My latest op-ed, title above, appeared in The Virginian-Pilot Thursday. It is the first of several columns that I have planned on Virginia’s lack of a university system for its four-year public universities.
The topic has interested me for a couple of years, after having been brought to my attention by one of the regular readers of my newspaper column. (I think it was this one.) But in order for me to tackle it, I had to spend a lot of time getting up to speed. And time has been in short supply for a while.
A class I took this semester finally afforded me the luxury of doing so. I had to write a research paper, on the topic of my choice. I chose this. (And now you know why blog posts have been so infrequent.)
Over the last few months, I’ve immersed myself in the details of the way things work here in Virginia as well as in two other states: North Carolina, which is one of the older university systems, and Maryland, which is one of the newer systems. I’ve spoken with a lot of folks involved in the process. My conclusion is simple: it’s time for Virginia to abandon its system of autonomous 4-year public institutions of higher education and embrace a university system.
We already have a model: Virginia’s community colleges are in a university system. They enjoy a statewide governing board, which provides oversight. They don’t compete against each other for resources. They have a universal minimum admissions policy.
One of the arguments I heard as I was conducting my research was that Virginia has such a wide variety among its 15 public 4-year institutions. We aren’t the only ones.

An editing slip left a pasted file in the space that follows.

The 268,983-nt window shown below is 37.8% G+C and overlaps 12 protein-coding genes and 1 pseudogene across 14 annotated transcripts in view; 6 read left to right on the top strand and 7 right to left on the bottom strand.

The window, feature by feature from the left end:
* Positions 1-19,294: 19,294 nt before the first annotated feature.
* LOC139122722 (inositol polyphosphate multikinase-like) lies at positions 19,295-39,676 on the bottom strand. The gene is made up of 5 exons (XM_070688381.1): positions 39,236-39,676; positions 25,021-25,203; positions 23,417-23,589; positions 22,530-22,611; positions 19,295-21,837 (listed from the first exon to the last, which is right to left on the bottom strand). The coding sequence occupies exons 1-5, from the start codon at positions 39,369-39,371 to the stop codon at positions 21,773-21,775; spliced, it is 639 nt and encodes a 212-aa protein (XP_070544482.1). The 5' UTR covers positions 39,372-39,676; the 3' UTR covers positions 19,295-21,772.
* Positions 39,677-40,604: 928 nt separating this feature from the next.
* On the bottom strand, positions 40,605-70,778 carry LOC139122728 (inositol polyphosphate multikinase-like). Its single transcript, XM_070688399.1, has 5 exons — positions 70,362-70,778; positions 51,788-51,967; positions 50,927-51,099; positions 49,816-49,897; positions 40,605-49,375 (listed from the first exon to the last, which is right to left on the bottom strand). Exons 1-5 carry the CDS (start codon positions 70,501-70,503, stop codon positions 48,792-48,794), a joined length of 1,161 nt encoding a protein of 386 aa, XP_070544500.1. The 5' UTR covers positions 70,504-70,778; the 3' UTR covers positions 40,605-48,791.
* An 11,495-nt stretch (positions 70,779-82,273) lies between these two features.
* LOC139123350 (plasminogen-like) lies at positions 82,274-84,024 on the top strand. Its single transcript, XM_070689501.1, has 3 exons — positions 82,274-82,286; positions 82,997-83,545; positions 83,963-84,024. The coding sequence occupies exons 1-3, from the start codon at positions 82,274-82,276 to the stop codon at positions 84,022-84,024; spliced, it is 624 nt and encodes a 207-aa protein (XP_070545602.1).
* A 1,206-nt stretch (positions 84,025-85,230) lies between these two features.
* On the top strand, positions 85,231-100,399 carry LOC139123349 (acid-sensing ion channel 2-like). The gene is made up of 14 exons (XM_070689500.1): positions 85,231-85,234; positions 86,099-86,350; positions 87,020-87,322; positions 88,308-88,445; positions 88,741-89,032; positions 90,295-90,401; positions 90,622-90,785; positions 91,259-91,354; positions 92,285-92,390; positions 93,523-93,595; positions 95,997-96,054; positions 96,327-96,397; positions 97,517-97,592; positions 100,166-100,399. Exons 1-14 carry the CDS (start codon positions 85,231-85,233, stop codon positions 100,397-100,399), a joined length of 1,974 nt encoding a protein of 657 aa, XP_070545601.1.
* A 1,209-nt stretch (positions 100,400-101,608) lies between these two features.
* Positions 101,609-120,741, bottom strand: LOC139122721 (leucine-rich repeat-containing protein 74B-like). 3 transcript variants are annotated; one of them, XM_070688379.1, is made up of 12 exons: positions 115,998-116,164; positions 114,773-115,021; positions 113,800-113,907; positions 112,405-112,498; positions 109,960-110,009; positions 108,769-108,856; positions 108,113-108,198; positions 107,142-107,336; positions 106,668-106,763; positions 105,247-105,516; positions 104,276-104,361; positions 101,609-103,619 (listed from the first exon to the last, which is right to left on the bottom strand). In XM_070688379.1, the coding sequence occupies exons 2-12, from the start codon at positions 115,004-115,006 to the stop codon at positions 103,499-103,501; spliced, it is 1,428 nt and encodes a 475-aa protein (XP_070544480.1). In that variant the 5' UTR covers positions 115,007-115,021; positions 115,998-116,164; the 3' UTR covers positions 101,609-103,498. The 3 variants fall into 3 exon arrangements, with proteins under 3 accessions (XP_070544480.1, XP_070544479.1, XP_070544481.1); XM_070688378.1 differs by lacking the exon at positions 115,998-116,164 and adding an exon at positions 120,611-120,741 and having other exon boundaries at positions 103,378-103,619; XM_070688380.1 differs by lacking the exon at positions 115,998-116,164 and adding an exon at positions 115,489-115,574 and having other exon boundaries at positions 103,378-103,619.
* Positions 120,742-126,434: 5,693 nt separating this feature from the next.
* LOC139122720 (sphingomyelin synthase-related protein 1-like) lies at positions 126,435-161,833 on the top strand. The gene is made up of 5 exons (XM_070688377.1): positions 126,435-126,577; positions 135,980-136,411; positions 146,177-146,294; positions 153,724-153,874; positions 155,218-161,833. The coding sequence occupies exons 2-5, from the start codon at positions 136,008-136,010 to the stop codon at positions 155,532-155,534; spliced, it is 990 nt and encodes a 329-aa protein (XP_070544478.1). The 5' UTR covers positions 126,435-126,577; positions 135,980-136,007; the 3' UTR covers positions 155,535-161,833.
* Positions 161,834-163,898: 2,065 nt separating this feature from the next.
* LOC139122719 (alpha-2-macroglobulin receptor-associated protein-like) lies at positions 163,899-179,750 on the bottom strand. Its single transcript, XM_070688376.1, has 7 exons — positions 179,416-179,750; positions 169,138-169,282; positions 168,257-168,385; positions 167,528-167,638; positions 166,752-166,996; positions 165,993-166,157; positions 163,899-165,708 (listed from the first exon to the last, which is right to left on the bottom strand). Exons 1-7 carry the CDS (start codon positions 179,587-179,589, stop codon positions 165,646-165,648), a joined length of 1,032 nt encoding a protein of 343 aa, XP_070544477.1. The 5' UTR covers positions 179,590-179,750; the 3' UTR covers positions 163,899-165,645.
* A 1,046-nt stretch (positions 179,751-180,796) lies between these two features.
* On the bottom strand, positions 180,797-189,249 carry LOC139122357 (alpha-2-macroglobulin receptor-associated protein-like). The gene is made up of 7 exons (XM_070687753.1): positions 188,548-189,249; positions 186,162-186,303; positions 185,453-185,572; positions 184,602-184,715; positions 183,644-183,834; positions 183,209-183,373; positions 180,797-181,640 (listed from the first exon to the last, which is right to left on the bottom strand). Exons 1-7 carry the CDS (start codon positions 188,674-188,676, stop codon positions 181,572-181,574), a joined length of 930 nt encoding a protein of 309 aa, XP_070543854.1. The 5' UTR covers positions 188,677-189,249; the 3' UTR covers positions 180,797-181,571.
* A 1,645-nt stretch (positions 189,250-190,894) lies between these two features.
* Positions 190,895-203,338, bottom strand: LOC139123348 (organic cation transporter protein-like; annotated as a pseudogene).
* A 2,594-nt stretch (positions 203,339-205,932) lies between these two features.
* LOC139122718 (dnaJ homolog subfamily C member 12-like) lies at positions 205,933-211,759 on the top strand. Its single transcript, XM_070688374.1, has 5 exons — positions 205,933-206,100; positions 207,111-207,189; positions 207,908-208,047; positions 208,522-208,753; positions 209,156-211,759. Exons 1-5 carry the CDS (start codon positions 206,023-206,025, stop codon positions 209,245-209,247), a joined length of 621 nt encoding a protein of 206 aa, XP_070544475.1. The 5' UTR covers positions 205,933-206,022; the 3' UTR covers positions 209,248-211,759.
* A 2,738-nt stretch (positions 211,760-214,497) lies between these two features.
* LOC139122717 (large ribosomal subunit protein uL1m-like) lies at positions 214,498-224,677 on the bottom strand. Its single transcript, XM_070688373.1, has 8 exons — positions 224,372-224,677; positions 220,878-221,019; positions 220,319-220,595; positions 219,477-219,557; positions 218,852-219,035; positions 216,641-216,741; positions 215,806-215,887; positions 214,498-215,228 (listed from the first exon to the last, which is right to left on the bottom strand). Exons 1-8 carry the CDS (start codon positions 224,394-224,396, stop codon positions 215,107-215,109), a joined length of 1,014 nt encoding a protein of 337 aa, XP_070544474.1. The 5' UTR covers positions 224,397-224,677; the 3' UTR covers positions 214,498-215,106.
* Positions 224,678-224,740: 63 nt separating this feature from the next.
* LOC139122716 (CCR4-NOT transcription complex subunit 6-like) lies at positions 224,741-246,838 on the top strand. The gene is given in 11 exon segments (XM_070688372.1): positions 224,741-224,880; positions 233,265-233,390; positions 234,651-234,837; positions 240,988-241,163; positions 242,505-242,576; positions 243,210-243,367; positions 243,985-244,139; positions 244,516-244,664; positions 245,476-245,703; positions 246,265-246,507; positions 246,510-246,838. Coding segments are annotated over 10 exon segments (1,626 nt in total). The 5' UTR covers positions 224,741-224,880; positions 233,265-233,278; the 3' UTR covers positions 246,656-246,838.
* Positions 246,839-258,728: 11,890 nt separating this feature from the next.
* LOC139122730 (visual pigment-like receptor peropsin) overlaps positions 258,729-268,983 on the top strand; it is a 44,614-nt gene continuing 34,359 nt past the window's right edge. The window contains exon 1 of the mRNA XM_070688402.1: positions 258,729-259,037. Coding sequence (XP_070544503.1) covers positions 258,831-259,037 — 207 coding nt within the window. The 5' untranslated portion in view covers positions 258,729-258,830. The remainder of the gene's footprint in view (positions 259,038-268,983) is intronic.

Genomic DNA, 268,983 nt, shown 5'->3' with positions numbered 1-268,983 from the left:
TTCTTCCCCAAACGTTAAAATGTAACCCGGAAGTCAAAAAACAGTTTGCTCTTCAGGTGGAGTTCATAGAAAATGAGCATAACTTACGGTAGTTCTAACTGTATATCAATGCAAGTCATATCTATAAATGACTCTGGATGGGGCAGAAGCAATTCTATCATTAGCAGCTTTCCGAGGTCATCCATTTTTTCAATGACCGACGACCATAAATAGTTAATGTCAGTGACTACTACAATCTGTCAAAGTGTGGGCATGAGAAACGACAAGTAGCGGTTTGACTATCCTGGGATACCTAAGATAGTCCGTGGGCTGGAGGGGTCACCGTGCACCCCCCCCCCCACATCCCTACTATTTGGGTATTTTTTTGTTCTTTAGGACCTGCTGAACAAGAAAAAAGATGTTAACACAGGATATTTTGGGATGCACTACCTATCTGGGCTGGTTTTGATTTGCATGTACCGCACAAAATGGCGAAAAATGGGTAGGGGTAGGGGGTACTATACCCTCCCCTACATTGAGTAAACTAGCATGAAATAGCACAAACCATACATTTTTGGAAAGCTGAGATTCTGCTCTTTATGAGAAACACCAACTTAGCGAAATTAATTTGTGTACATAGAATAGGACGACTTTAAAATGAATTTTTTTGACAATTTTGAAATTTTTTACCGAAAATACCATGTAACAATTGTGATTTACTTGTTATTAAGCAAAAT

Those who favor continuing Virginia’s current system of autonomous four-year public institutions fear the homogenization of our institutions. I believe that fear is unfounded. North Carolina has successfully navigated such a system for years, allowing the universities to serve different populations on a cooperative basis.
There are so many different pieces to this, which I’ll be exploring in future columns. In the meantime, take a look at a couple of JLARC reports (441 and 443, available here) on higher education costs that I mentioned in my op-ed. Nearly every newspaper report I read about these two just looked at the toplines presented in the briefings and not the reports themselves. (And then look at this article today about student loan debt.)
How to run Virginia’s public 4-year institutions is a complicated one. But it doesn’t mean that we shouldn’t look at improving the process.
My column appears in The Virginian-Pilot every week, usually on Thursdays. You can see the columns as they are published here, or navigate to them from the PilotOnline.com homepage by clicking on Opinion and then choosing my name at the bottom of the dropdown list. You can also see the columns by liking my Facebook page. Although my column appears weekly, I am not and have never been an employee of The Virginian-Pilot.Follow @vpaige